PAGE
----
Investment Real Estate- The Numbers

by Barry Lenson

Lets’ face facts. Only a small percentage of real estate ventures generate as much profit as the investors were hoping for. And many investments actually lose money.

When ventures lose money, the problem is usually that the investors failed to work the numbers carefully. And working the numbers is not all that difficult. Let’s take a closer look. 
 

First, consider this investment that lost money:

  • An investor named Joan bought a pre-foreclosure property for $180,000 from a seller who said, “Houses like this in this neighborhood should sell for $300,000.” So Joan spent another $50,000 on renovations, then discovered she could sell the house for only $225,000 in the current market. Her mistake? She believed an unsubstantiated statement from the seller (“Houses like this in this neighborhood should sell for $300,000”) instead of studying comparable sales in the current market. As a result, she spent too much on renovations – and lost money.

Second, consider this investment that made money:

  •  Before starting serious negotiations to buy a condominium that was for sale, Jim did a thorough investigation of comparable sales in the complex and the wider area. He learned that the unit he was considering would sell for about $250,000 in the current market. He then toured the unit and estimated that he would have to spend $85,000 to fix the place up before he could sell it. Then he added in a buffer of another $15,000 for taxes and other unexpected costs. Next, he offered the seller $150,000 (the projected selling $250,000 cost minus his $100,000 estimated expenses and buffer). When the seller protested and asked for $225,000, Jim replied, “I am offering you $150,000 because that is what the property is worth to me.” In a month, the seller called and accepted Jim’s offer of $150,000. The deal was done and when the renovations were completed, Jim sold the property for $275,000. After all was said and done, he had netted more than $40,000 on his investment. Success!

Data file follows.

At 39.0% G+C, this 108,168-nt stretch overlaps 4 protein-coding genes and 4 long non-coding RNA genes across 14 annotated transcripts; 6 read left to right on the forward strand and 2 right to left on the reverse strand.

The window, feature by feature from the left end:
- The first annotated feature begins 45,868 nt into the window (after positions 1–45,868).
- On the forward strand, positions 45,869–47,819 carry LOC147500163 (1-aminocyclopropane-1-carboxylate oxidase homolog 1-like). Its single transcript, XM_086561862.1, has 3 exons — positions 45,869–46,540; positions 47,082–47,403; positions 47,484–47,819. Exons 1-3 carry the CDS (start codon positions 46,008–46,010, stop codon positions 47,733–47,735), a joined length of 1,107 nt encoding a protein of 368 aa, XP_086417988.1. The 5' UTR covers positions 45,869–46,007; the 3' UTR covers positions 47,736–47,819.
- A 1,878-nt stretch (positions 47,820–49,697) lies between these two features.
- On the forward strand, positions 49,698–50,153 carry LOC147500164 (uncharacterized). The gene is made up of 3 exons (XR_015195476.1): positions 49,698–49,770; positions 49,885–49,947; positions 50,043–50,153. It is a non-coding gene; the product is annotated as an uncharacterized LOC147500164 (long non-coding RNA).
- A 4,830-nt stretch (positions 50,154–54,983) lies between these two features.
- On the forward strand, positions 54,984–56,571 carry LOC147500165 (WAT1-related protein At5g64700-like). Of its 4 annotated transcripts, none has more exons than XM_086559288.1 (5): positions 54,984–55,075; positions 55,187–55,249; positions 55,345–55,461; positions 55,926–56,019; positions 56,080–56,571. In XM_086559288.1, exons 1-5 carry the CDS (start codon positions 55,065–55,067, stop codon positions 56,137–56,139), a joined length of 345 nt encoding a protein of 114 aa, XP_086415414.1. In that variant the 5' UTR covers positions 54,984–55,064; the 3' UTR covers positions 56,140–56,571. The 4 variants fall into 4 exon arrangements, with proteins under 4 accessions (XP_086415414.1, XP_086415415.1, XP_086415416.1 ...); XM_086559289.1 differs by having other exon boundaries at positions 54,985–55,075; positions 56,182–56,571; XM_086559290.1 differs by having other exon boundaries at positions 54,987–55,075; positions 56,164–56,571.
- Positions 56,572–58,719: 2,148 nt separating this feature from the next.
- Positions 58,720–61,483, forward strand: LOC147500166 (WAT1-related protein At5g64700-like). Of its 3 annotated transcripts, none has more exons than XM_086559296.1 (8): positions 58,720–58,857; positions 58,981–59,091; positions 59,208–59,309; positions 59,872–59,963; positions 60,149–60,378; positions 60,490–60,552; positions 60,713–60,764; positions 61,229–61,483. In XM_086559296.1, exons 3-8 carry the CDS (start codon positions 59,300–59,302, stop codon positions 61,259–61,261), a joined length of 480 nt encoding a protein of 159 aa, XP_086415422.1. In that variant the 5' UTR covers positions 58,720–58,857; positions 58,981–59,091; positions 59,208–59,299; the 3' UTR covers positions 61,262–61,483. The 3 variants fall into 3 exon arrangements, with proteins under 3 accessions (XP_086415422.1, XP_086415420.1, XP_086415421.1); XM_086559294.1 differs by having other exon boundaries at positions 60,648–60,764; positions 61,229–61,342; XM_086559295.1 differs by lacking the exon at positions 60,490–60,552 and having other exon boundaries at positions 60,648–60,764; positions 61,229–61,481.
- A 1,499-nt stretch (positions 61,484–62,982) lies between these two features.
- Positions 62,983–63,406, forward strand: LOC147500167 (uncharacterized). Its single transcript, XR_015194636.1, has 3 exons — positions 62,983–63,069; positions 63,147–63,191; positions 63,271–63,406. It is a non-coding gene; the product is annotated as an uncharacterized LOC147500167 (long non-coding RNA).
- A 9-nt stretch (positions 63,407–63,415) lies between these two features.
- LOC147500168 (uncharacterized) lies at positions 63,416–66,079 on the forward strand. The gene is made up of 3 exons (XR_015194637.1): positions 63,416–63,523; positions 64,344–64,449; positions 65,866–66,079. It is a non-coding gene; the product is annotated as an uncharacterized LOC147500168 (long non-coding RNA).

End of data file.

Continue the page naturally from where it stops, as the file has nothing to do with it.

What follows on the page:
Those examples prove that a successful investor only needs to add and subtract! But here is more advice to keep in mind:

  •  Always start out with a realistic dollar figure of a property’s value on the current market. How much will it really sell for, or command as a rental? This your baseline figure. All your other figures must be weighed against it, so keep it firmly in mind. Don’t daydream here, and don’t believe what a seller or real estate agent tells you. Look at comparable properties in the area – and remember to consider only recent data, not sales figures from two years ago.
     
  • Set a firm budget for your improvements, and stick to it. Even if you want to put in ceramic tile floors, put in linoleum tile instead if the numbers don’t work. Or put sealant on the driveway instead of repaving it. You don’t have to do everything on the cheap, but you do have to refuse to spend more money than you can recoup from your final sale or rental. Don’t get carried away. Your budget must be your final yardstick in every decision you make.
     
  • Do a realistic estimate of taxes and other recurring expenses, like utilities, association fees for condos, etc. Estimate how much they will run while you fix up the property – and how much they will cost if it takes you six months or a year to sell the property after you have fixed it up. Don’t fudge these expenses, work them into your budget. They are not going to go away.

Sticking to this advice requires discipline and self-control. Yet consider our Chairman, Donald J. Trump. He didn’t get where he is today by overspending on his development projects. He bargained hard to pay the right price, then bargained hard to keep renovation expenses within budget. If you follow his example, one day you too can follow in his success.

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